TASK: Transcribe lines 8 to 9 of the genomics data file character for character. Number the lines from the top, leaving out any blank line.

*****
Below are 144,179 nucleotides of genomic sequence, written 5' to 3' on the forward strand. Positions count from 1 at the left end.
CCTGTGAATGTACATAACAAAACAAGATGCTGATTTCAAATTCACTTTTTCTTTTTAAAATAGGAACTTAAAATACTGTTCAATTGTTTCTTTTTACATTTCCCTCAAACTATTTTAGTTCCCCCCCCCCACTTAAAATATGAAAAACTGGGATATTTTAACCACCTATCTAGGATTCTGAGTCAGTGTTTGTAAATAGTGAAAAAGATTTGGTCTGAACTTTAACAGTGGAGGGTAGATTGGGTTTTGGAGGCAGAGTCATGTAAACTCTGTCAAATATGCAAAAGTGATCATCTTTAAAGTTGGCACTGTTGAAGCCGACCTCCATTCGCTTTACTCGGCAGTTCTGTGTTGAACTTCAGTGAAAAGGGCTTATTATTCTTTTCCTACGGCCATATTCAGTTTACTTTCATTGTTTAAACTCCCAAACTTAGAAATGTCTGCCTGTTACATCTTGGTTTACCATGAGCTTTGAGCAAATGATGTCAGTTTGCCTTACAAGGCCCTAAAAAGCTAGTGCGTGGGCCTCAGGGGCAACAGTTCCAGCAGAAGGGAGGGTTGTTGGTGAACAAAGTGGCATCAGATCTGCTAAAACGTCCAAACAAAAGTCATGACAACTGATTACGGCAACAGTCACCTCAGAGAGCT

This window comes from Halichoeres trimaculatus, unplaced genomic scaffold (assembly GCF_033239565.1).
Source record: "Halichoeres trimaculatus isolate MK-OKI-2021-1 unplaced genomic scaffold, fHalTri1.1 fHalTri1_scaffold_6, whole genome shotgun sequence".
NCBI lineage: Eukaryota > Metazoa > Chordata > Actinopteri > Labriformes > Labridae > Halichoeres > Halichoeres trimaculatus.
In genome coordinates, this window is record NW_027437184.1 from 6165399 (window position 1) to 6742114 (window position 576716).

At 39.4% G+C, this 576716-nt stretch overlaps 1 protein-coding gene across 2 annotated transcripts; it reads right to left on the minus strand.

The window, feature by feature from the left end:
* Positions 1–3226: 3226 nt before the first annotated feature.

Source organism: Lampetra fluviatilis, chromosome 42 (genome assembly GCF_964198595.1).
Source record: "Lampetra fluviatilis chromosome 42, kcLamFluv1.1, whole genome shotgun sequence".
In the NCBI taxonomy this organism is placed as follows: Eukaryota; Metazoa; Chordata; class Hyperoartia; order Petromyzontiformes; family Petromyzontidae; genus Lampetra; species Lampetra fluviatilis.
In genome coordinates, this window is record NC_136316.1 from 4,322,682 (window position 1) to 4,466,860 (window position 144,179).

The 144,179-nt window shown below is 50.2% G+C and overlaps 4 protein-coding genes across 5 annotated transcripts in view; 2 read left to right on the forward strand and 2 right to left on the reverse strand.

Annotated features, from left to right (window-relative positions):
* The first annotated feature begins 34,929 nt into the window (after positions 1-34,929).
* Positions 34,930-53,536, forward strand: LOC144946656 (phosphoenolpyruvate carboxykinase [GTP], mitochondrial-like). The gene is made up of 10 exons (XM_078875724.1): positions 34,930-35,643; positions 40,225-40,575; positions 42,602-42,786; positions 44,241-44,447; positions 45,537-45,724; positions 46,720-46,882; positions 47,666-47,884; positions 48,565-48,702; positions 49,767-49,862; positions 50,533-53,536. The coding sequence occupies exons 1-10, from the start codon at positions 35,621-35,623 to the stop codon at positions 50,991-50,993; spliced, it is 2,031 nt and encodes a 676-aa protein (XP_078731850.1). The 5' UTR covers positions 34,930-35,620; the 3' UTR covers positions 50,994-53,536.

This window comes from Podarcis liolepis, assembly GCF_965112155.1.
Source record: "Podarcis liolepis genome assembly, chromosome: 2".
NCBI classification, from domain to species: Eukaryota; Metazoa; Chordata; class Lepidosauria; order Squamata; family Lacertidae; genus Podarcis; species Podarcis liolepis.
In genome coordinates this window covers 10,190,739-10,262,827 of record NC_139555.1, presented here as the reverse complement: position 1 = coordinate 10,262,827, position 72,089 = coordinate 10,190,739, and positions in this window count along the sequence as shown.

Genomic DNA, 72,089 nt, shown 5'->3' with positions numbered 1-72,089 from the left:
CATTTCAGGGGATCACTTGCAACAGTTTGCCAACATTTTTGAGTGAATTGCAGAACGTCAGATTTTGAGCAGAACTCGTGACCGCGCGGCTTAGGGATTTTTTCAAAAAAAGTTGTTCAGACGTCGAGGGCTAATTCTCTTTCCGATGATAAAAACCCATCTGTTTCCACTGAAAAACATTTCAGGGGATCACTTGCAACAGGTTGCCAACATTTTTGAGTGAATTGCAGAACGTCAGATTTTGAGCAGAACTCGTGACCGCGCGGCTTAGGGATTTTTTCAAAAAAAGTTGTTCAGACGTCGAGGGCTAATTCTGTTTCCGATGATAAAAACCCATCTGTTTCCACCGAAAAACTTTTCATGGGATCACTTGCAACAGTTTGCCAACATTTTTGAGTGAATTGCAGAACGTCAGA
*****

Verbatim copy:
The window, feature by feature from the left end:
* Positions 1–3226: 3226 nt before the first annotated feature.